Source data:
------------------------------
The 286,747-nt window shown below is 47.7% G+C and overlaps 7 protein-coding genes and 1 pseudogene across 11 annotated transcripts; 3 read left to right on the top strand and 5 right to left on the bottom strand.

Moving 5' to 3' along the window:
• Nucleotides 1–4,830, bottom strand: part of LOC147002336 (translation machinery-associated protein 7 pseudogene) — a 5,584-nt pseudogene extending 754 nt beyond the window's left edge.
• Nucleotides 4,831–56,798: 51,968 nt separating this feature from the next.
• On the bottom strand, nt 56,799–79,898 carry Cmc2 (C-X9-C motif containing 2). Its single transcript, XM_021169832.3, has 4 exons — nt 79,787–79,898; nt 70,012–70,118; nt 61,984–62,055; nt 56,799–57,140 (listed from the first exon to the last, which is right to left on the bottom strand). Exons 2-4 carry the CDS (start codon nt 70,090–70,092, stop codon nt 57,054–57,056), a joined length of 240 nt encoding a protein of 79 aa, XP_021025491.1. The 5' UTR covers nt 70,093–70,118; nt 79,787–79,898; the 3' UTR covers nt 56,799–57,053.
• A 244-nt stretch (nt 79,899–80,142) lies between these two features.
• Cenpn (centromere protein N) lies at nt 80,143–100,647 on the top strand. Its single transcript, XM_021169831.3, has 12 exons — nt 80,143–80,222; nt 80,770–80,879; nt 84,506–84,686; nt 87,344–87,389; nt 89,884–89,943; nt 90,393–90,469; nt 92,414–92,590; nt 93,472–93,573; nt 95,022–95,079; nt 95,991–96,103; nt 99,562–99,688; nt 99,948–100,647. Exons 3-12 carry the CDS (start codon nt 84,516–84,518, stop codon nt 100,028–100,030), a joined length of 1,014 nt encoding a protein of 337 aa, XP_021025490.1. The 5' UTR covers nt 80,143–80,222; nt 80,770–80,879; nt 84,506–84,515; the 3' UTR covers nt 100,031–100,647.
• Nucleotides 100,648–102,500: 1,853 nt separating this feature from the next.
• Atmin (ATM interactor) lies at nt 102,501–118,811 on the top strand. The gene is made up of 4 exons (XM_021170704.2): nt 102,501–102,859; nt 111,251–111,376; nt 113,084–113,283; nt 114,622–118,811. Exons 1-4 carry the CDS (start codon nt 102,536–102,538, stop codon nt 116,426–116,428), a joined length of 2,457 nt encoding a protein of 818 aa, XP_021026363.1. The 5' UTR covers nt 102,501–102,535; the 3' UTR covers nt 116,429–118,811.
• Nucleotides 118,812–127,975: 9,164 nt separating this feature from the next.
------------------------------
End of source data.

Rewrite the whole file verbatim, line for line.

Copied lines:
The 286,747-nt window shown below is 47.7% G+C and overlaps 7 protein-coding genes and 1 pseudogene across 11 annotated transcripts; 3 read left to right on the top strand and 5 right to left on the bottom strand.

Moving 5' to 3' along the window:
• Nucleotides 1–4,830, bottom strand: part of LOC147002336 (translation machinery-associated protein 7 pseudogene) — a 5,584-nt pseudogene extending 754 nt beyond the window's left edge.
• Nucleotides 4,831–56,798: 51,968 nt separating this feature from the next.
• On the bottom strand, nt 56,799–79,898 carry Cmc2 (C-X9-C motif containing 2). Its single transcript, XM_021169832.3, has 4 exons — nt 79,787–79,898; nt 70,012–70,118; nt 61,984–62,055; nt 56,799–57,140 (listed from the first exon to the last, which is right to left on the bottom strand). Exons 2-4 carry the CDS (start codon nt 70,090–70,092, stop codon nt 57,054–57,056), a joined length of 240 nt encoding a protein of 79 aa, XP_021025491.1. The 5' UTR covers nt 70,093–70,118; nt 79,787–79,898; the 3' UTR covers nt 56,799–57,053.
• A 244-nt stretch (nt 79,899–80,142) lies between these two features.
• Cenpn (centromere protein N) lies at nt 80,143–100,647 on the top strand. Its single transcript, XM_021169831.3, has 12 exons — nt 80,143–80,222; nt 80,770–80,879; nt 84,506–84,686; nt 87,344–87,389; nt 89,884–89,943; nt 90,393–90,469; nt 92,414–92,590; nt 93,472–93,573; nt 95,022–95,079; nt 95,991–96,103; nt 99,562–99,688; nt 99,948–100,647. Exons 3-12 carry the CDS (start codon nt 84,516–84,518, stop codon nt 100,028–100,030), a joined length of 1,014 nt encoding a protein of 337 aa, XP_021025490.1. The 5' UTR covers nt 80,143–80,222; nt 80,770–80,879; nt 84,506–84,515; the 3' UTR covers nt 100,031–100,647.
• Nucleotides 100,648–102,500: 1,853 nt separating this feature from the next.
• Atmin (ATM interactor) lies at nt 102,501–118,811 on the top strand. The gene is made up of 4 exons (XM_021170704.2): nt 102,501–102,859; nt 111,251–111,376; nt 113,084–113,283; nt 114,622–118,811. Exons 1-4 carry the CDS (start codon nt 102,536–102,538, stop codon nt 116,426–116,428), a joined length of 2,457 nt encoding a protein of 818 aa, XP_021026363.1. The 5' UTR covers nt 102,501–102,535; the 3' UTR covers nt 116,429–118,811.
• Nucleotides 118,812–127,975: 9,164 nt separating this feature from the next.